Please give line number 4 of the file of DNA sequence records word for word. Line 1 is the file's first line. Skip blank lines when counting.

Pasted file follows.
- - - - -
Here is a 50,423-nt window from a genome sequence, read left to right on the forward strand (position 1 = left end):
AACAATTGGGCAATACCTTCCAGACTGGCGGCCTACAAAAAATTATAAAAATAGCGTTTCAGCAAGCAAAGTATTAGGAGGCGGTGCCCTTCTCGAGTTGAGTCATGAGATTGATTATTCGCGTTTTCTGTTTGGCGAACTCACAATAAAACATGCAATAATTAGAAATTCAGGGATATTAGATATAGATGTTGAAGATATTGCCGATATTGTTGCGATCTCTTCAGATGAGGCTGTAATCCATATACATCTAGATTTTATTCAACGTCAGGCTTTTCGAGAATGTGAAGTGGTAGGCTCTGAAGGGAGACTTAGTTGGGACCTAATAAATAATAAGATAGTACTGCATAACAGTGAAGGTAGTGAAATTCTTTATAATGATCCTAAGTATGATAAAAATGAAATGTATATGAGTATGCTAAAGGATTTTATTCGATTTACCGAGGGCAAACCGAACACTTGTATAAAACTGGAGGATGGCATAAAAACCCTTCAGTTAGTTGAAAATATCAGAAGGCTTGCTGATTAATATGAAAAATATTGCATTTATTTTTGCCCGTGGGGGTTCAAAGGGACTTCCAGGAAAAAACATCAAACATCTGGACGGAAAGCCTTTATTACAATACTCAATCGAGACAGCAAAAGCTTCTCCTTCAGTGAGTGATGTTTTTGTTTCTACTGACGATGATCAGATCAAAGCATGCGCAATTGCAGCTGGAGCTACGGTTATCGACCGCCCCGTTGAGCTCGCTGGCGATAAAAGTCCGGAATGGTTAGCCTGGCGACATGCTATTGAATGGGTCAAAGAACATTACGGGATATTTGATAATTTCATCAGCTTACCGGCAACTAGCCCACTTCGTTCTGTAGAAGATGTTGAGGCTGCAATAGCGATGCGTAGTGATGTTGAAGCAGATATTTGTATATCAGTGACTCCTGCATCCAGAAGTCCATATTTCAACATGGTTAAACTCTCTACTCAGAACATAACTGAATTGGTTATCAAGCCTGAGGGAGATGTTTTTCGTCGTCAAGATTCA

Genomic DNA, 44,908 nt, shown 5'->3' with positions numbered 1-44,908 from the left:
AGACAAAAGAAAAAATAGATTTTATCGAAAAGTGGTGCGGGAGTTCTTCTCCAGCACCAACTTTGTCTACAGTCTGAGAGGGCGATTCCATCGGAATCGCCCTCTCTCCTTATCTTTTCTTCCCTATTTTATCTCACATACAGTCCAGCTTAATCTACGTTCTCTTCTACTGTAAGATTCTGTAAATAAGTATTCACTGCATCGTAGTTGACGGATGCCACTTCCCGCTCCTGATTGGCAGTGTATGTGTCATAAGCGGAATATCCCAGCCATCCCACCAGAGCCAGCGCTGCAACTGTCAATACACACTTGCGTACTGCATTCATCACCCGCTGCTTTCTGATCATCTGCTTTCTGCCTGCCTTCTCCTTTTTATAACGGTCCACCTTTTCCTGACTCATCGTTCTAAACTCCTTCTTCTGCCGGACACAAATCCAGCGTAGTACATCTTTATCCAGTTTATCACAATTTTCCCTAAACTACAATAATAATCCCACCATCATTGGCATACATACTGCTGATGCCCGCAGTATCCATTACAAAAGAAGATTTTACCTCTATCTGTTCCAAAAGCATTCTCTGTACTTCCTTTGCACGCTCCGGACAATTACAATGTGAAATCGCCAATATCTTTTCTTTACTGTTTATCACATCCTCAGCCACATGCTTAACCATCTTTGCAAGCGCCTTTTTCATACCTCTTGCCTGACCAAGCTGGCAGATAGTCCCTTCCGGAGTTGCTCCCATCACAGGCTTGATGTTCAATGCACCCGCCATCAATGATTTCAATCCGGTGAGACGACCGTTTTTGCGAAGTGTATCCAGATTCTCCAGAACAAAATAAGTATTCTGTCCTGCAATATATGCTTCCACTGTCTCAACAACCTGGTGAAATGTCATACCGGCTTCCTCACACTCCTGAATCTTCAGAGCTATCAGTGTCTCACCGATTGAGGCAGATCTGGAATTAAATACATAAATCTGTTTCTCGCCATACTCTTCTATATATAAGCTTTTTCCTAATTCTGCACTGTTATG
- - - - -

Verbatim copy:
AGACAAAAGAAAAAATAGATTTTATCGAAAAGTGGTGCGGGAGTTCTTCTCCAGCACCAACTTTGTCTACAGTCTGAGAGGGCGATTCCATCGGAATCGCCCTCTCTCCTTATCTTTTCTTCCCTATTTTATCTCACATACAGTCCAGCTTAATCTACGTTCTCTTCTACTGTAAGATTCTGTAAATAAGTATTCACTGCATCGTAGTTGACGGATGCCACTTCCCGCTCCTGATTGGCAGTGTATGTGTCATAAGCGGAATATCCCAGCCATCCCACCAGAGCCAGCGCTGCAACTGTCAATACACACTTGCGTACTGCATTCATCACCCGCTGCTTTCTGATCATCTGCTTTCTGCCTGCCTTCTCCTTTTTATAACGGTCCACCTTTTCCTGACTCATCGTTCTAAACTCCTTCTTCTGCCGGACACAAATCCAGCGTAGTACATCTTTATCCAGTTTATCACAATTTTCCCTAAACTACAATAATAATCCCACCATCATTGGCATACATACTGCTGATGCCCGCAGTATCCATTACAAAAGAAGATTTTACCTCTATCTGTTCCAAAAGCATTCTCTGTACTTCCTTTGCACGCTCCGGACAATTACAATGTGAAATCGCCAATATCTTTTCTTTACTGTTTATCACATCCTCAGCCACATGCTTAACCATCTTTGCAAGCGCCTTTTTCATACCTCTTGCCTGACCAAGCTGGCAGATAGTCCCTTCCGGAGTTGCTCCCATCACAGGCTTGATGTTCAATGCACCCGCCATCAATGATTTCAATCCGGTGAGACGACCGTTTTTGCGAAGTGTATCCAGATTCTCCAGAACAAAATAAGTATTCTGTCCTGCAATATATGCTTCCACTGTCTCAACAACCTGGTGAAATGTCATACCGGCTTCCTCACACTCCTGAATCTTCAGAGCTATCAGTGTCTCACCGATTGAGGCAGATCTGGAATTAAATACATAAATCTGTTTCTCGCCATACTCTTCTATATATAAGCTTTTTCCTAATTCTGCACTGTTATG